Geneva Mental Health Board, students promote mental health awareness in May

Positive messages, green ribbons intended to prompt conversations

Abigail Bowgren, (left) Kate Bellino and Arianna Heckman tie a green ribbon around a tree by the middle schools in Geneva to promote May as as Mental Health Awareness Month.

GENEVA – The chalk messages – known as chalk talk – were simple: You are so smart. You are enough. Grow with it – with the O in grow as a blooming flower.

Geneva High School and middle school students wrote these affirmations as part of a campaign this month to support awareness and education during Mental Health Awareness Month, said Suzy Shogren, chairperson of the Geneva 708 Mental Health Board.

“We have, in past couple years, worked with Students Against Destructive Decisions and the Peer Leadership program … and the National Honor Society at the high school, and coordinated efforts with students at both middle schools’ Leos Clubs … empowering the students as to get them to think what they would like to do to promote awareness and education,” Shogren said.

Students wrote chalk affirmations on the sidewalks at the schools’ entrances and tied bright green ribbons around trees at the schools and Geneva City Hall.

“So when people ask about it, it would then generate conversation,” Shogren said. “One of the obstacles has also been the stigma attached to that. This is getting conversations started and letting people know it’s OK to talk about it.”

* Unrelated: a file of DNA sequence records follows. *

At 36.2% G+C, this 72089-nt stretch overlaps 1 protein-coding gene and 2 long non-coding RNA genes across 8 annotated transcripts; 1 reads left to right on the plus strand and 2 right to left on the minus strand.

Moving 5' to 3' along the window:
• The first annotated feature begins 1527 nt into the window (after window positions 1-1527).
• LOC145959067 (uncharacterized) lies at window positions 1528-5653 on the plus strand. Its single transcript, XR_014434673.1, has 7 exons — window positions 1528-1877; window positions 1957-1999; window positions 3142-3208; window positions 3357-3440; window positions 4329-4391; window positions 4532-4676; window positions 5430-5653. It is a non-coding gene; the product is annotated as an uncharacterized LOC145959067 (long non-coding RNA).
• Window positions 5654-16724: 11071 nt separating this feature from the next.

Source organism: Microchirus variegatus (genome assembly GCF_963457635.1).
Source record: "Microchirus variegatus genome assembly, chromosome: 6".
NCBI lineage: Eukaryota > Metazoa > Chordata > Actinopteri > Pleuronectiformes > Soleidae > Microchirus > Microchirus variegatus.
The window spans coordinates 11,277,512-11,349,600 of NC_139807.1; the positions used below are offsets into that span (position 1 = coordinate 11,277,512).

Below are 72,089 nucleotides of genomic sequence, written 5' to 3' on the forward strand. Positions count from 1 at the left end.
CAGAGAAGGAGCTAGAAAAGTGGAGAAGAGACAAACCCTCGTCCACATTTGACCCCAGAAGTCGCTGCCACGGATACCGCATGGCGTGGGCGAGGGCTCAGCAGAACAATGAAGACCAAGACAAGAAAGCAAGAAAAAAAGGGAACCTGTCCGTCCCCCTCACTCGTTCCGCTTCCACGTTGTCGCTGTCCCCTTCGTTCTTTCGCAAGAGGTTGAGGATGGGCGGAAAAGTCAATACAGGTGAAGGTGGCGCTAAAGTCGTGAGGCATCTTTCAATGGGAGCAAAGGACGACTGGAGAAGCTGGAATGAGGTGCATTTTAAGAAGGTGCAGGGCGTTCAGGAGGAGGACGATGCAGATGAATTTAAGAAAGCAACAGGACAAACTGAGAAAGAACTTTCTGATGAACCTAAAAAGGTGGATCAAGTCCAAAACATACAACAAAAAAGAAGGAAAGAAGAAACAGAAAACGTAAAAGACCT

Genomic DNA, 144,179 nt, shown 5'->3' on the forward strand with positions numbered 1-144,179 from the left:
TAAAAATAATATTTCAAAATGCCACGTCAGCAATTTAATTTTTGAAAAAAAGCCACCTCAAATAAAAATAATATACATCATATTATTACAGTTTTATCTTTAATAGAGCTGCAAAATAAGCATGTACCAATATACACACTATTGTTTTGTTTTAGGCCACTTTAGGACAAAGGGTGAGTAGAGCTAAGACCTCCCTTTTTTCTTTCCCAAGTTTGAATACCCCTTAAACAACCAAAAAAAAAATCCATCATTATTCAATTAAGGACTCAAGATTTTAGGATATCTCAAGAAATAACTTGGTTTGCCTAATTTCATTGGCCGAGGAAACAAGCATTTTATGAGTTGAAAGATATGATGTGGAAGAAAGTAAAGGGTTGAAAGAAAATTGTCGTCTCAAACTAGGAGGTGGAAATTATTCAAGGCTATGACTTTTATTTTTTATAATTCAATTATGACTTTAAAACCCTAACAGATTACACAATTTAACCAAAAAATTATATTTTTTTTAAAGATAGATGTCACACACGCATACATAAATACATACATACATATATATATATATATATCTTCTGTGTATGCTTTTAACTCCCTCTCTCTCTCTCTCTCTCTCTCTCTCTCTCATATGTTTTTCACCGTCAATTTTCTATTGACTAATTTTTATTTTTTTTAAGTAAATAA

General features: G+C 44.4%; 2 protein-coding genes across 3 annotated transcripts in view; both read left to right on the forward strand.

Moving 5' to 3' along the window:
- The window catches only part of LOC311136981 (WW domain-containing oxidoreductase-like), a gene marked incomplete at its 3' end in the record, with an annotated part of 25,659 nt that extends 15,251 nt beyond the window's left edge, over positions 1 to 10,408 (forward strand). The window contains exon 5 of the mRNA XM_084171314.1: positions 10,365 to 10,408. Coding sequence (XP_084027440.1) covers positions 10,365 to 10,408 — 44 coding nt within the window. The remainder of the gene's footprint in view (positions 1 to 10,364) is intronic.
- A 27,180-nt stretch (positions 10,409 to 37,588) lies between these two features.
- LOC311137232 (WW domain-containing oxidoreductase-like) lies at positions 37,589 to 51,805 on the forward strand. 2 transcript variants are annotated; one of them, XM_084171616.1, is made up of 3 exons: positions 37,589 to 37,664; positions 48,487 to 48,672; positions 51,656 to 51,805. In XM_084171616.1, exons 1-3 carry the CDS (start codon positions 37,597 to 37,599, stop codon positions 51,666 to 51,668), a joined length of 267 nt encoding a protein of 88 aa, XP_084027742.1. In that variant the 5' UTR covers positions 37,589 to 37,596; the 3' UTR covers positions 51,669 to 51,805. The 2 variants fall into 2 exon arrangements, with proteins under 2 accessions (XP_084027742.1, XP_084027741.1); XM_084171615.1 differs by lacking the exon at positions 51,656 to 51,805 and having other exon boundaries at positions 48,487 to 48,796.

On May 16, the high school girls lacrosse team sold cookies and bracelets to support Morgan’s Message Foundation, a mental health awareness organization.

“The foundation attempts to eliminate the stigma within the student athlete community and and equalize the treatment of physical and mental health in athletics, to encourage dialogue and empower those who struggle and feel alone,” Shogren said.

Andrew Kournetas (left) and Ben Krieg cut bright green plastic sheeting into strips so they can be tied as ribbons in Geneva to promote May as Mental Health Awareness Month.

The SADD Club also hung “Stall Street Journals” in the restrooms and around the school, promoting positive coping strategies and normalizing talking about mental health concerns. And the high school GTV studio promoted a challenge related to positive mental health each day, such as a 30 minute walk outside with a friend.

The Mental Health Board also updated signage at the Geneva Metra station with the 988 National Hotline link and QR Code for anyone to receive immediate help through talk, text or chat with a trained mental health volunteer.

The Mental Health Board has a mental health awareness tab on the city’s website,, that provides the board’s message and a link of resources and fact sheets.